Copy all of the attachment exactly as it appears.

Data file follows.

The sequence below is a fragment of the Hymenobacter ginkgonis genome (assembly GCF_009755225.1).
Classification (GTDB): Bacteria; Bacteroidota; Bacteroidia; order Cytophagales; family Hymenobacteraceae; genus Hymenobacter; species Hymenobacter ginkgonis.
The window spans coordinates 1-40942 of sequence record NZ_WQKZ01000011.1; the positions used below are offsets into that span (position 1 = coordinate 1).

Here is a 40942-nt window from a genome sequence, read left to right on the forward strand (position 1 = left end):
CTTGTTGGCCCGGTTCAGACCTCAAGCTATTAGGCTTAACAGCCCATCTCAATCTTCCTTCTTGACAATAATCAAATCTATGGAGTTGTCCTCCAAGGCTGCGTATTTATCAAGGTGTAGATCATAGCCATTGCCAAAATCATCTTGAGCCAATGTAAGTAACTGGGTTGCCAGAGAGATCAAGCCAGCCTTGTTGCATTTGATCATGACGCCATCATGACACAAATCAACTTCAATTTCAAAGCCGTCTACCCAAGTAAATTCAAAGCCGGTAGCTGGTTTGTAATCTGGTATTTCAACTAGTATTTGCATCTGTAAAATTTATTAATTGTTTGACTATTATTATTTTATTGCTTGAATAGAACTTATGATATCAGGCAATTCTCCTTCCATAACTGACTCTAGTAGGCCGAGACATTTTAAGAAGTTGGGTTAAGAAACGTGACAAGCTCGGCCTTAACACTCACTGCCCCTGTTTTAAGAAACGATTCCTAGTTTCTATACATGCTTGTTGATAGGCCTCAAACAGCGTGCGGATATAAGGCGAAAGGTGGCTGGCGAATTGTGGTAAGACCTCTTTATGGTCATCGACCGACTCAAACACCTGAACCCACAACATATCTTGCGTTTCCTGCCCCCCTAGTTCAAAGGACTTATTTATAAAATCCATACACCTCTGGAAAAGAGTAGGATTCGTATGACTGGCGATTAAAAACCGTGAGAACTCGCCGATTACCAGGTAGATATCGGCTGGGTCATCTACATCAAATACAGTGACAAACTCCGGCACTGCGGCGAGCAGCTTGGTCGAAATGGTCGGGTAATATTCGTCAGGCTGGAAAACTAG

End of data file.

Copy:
The sequence below is a fragment of the Hymenobacter ginkgonis genome (assembly GCF_009755225.1).
Classification (GTDB): Bacteria; Bacteroidota; Bacteroidia; order Cytophagales; family Hymenobacteraceae; genus Hymenobacter; species Hymenobacter ginkgonis.
The window spans coordinates 1-40942 of sequence record NZ_WQKZ01000011.1; the positions used below are offsets into that span (position 1 = coordinate 1).

Here is a 40942-nt window from a genome sequence, read left to right on the forward strand (position 1 = left end):
CTTGTTGGCCCGGTTCAGACCTCAAGCTATTAGGCTTAACAGCCCATCTCAATCTTCCTTCTTGACAATAATCAAATCTATGGAGTTGTCCTCCAAGGCTGCGTATTTATCAAGGTGTAGATCATAGCCATTGCCAAAATCATCTTGAGCCAATGTAAGTAACTGGGTTGCCAGAGAGATCAAGCCAGCCTTGTTGCATTTGATCATGACGCCATCATGACACAAATCAACTTCAATTTCAAAGCCGTCTACCCAAGTAAATTCAAAGCCGGTAGCTGGTTTGTAATCTGGTATTTCAACTAGTATTTGCATCTGTAAAATTTATTAATTGTTTGACTATTATTATTTTATTGCTTGAATAGAACTTATGATATCAGGCAATTCTCCTTCCATAACTGACTCTAGTAGGCCGAGACATTTTAAGAAGTTGGGTTAAGAAACGTGACAAGCTCGGCCTTAACACTCACTGCCCCTGTTTTAAGAAACGATTCCTAGTTTCTATACATGCTTGTTGATAGGCCTCAAACAGCGTGCGGATATAAGGCGAAAGGTGGCTGGCGAATTGTGGTAAGACCTCTTTATGGTCATCGACCGACTCAAACACCTGAACCCACAACATATCTTGCGTTTCCTGCCCCCCTAGTTCAAAGGACTTATTTATAAAATCCATACACCTCTGGAAAAGAGTAGGATTCGTATGACTGGCGATTAAAAACCGTGAGAACTCGCCGATTACCAGGTAGATATCGGCTGGGTCATCTACATCAAATACAGTGACAAACTCCGGCACTGCGGCGAGCAGCTTGGTCGAAATGGTCGGGTAATATTCGTCAGGCTGGAAAACTAG